Men and Women who are sexually active should be screened for STDs once a year, or visit a physician any time they notice changes or feel something isn't right.
- What is it?
Hepatitis B is a viral infection that can be spread through oral, vaginal or anal sex and also through sharing infected needles. Acute Hepatitis B will go away. Some people develop chronic Hepatitis B which can lead to serious health problems.
- How is it transmitted?
Hepatitis B is transmitted through vaginal, anal or oral sex, needle sharing, blood exposure, body piercings or tattoos, toiletry sharing (toothbrushes, razors, etc.).
- What are the symptoms?
Many people with Hepatitis B have no symptoms. In those who do, they will be similar to the flu: tired, no appetite, mild fever, headache, stomach pain, nausea, vomiting, diarrhea or constipation, achy, rash, jaundice.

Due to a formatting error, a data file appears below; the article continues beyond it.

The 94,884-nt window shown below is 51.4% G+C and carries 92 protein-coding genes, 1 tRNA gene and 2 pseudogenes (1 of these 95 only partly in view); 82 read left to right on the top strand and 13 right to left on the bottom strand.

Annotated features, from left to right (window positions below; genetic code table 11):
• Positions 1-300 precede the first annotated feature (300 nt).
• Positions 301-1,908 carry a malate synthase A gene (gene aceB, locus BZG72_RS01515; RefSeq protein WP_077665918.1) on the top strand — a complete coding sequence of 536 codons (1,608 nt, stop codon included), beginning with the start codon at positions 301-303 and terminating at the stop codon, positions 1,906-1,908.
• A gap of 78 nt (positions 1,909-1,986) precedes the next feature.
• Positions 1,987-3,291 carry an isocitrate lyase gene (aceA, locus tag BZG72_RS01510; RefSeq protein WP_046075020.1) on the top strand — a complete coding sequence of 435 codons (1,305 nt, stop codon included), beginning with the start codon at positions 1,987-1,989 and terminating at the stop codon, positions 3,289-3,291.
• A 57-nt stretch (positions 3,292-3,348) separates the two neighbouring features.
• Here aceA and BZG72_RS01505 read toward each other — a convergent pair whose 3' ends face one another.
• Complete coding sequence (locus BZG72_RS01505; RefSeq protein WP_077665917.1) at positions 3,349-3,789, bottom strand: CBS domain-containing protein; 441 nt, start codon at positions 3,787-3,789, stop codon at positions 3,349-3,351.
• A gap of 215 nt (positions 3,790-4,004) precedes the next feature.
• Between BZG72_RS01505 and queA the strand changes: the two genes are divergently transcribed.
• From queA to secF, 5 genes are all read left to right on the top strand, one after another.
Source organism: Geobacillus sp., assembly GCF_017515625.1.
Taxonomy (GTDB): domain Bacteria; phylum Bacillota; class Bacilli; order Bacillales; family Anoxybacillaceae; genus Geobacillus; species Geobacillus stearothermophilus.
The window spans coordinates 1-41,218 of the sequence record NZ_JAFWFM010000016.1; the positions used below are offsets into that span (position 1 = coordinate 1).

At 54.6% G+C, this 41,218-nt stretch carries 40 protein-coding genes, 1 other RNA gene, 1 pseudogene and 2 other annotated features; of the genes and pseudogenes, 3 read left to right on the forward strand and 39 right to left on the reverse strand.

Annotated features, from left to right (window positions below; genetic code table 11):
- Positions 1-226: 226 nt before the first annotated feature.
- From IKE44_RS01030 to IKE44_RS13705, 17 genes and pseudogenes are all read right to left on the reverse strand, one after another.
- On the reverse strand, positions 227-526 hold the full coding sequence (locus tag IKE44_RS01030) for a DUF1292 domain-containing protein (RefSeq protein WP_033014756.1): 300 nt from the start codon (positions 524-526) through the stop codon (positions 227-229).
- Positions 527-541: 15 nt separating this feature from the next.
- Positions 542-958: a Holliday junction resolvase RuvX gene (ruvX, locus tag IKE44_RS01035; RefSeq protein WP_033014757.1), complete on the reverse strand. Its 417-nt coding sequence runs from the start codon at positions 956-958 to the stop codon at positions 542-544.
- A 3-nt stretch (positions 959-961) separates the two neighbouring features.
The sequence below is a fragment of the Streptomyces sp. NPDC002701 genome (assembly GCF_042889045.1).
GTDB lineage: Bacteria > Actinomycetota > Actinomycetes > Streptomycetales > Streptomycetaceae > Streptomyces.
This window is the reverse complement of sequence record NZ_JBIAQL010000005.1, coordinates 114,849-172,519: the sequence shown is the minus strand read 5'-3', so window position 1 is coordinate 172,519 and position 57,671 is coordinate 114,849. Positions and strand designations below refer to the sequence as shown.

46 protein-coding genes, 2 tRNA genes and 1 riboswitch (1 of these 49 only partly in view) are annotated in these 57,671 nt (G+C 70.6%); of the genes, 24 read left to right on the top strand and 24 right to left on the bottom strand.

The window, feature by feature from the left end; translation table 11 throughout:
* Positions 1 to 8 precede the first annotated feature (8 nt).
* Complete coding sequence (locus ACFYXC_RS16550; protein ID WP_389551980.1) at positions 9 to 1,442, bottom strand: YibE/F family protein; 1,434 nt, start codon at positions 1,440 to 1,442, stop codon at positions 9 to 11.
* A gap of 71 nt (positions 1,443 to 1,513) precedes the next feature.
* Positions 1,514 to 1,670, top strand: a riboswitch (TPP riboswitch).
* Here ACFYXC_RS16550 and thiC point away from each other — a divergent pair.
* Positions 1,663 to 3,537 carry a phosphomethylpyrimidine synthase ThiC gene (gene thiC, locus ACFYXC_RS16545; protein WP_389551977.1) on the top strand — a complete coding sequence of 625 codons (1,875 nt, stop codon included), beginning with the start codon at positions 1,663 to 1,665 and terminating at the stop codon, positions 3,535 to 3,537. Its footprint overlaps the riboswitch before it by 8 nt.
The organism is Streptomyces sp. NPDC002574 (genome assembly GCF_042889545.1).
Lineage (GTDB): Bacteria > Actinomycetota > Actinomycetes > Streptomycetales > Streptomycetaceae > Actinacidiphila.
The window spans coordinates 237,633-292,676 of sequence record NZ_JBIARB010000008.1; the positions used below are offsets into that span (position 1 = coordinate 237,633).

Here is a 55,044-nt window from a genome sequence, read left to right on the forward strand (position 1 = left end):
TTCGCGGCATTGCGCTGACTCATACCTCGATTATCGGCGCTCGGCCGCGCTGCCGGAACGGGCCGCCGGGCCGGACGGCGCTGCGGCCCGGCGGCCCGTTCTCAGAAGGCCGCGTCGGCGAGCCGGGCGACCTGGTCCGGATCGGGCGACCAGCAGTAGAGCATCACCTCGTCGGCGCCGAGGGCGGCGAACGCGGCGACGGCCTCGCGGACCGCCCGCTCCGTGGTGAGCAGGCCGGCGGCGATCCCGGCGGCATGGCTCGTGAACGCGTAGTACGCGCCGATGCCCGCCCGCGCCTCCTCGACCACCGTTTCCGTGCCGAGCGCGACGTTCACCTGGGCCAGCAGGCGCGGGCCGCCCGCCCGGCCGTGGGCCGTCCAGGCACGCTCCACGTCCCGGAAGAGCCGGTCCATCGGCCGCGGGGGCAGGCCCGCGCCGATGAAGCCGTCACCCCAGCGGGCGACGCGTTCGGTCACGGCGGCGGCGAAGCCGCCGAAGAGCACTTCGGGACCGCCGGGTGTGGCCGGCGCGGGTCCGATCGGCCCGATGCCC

- How is it diagnosed and treated?
It is diagnosed through a blood test. Acute Hepatitis B usually goes away on its own. Those with the chronic condition need to be under a doctor's care to manage conditions that result from the virus.
- Future implications
Those with chronic Hepatitis B can develop liver problems and liver damage.
- How can it be prevented?
Abstinence is the best way to avoid transmission. Men using a new latex condom during intercourse or when receiving oral sex, can reduce the chances of transmission. Latex dental dams used correctly can aid in transmission reduction for oral sex on a women or oral to anal sex. If you choose to do drugs, always use a clean needle and never share needles with anyone else.